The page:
Aquatic invasive species pose both economic and ecological risks to the state of Washington. The Columbia Basin is one of the few regions in the lower 48 states where zebra and quagga mussels are not present. Regional economists estimate these invasive mussels could cause $100 million in damage annually if allowed to establish in the region. Washington's salmon recovery efforts and the Columbia River hydroelectric system also could be harmed. Across the nation, these invasive species have cost $5 billion in damage.
WDFW's legislative proposal emphasized prevention as the most effective approach to aquatic invasive species. It recognized that a rapid response is the next best alternative if prevention fails. It authorized the WDFW to expedite actions to control, contain and eradicate aquatic invasive species using techniques such as quarantining a body of water or petitioning the governor for emergency measures. The proposal also promoted an integrated management system to encourage cooperative management of infested sites and build public/private partnerships.
Improving Hunter Education and Increasing Public Safety
State law requires anyone born after Jan. 1, 1972, to complete a hunter education course approved by WDFW before buying a hunting license. About 12,500 students across the state annually participate in the free course, which is administered by volunteer instructors who are unpaid.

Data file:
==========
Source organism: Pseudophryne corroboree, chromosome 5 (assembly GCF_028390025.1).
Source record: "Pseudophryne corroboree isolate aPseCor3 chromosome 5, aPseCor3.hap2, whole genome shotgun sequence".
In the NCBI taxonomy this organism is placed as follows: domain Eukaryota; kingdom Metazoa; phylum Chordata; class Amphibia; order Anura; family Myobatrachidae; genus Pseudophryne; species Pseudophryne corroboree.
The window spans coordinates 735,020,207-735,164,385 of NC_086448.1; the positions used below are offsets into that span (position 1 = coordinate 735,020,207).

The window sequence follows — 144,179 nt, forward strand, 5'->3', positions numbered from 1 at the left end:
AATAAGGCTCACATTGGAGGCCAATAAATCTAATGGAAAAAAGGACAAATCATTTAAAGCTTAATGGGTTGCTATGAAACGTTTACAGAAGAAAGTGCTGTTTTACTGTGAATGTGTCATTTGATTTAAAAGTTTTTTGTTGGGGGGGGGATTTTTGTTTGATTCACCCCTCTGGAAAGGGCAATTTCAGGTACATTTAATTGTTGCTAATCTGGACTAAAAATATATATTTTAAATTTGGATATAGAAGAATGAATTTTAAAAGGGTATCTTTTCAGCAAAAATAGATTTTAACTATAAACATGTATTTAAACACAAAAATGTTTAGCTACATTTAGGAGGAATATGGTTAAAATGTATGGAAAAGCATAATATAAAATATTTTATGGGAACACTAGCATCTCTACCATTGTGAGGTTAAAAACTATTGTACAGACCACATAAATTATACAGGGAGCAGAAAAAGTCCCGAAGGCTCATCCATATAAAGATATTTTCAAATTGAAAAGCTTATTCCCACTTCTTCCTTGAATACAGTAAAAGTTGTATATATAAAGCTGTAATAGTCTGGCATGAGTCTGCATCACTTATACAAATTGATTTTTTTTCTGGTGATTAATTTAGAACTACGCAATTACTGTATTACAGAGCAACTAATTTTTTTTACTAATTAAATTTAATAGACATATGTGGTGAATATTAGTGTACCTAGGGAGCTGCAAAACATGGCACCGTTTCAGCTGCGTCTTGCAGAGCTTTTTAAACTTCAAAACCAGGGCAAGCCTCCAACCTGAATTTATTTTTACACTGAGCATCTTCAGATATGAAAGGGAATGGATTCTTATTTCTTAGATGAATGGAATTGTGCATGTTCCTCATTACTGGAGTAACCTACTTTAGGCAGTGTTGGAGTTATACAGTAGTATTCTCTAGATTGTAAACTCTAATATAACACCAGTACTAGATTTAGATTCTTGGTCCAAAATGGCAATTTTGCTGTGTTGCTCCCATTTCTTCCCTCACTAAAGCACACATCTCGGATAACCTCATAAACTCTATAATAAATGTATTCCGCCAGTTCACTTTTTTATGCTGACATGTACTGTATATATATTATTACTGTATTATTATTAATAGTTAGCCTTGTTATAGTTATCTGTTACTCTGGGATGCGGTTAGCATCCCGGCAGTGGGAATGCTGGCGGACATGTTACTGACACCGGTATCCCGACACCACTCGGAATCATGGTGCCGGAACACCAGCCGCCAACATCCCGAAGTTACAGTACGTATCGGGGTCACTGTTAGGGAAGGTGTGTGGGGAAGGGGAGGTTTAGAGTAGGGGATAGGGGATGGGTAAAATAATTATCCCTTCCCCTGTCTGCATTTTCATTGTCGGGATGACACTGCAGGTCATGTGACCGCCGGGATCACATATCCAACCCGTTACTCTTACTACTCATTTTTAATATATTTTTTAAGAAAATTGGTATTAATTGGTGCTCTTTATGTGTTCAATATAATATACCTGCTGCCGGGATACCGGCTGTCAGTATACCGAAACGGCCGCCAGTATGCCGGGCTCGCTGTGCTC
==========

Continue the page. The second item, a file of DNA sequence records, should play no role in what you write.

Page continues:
WDFW proposed legislation that would clarify and revise to the state hunter education law to improve the program and increase public safety. Those changes included requiring all hunter education students be at least 8 years old; requiring a licensed hunter at least 18 years old, who is not hunting under a one-year hunter education deferral, to accompany hunters between the ages of 8 and 14 and hunters of any age who are hunting under a deferral; establishing fees of up to $20 per student for all hunter education courses; and authorizing the use of fee revenue to cover administrative costs of internet-based training, stipends for instructors and instructional costs.
WDFW proposed legislation that would increase penalties to more effectively deter illegal behavior that negatively impacts natural resources. The proposal also included technical changes that would increases the enforceability and clarity of Title 77 RCW. Changes included applying additional penalties for possessing certain protected fish species; increasing the penalty for coming too close to or feeding endangered southern resident orca whales; strengthening the prohibitions on shark fin trafficking; and establishing a penalty for possessing illegally harvested wildlife taken from another state or country.
This proposal would increase the protection of fish and wildlife species by providing adequate penalty deterrents, offering law enforcement additional tools to combat poaching, and reducing regulatory confusion.
WDFW's Legislative Mandate
The Washington Department of Fish and Wildlife operates as the state’s principal agency for species protection and conservation, under a mandate defined in Title 77 of the Revised Code of Washington (RCW). That legislative mandate directs the department to preserve, protect, perpetuate and manage fish and wildlife and to provide fishing and hunting opportunities. Department activities also are subject to provisions ofTitle 220 and Title 232 of the Washington Administrative Code (WAC).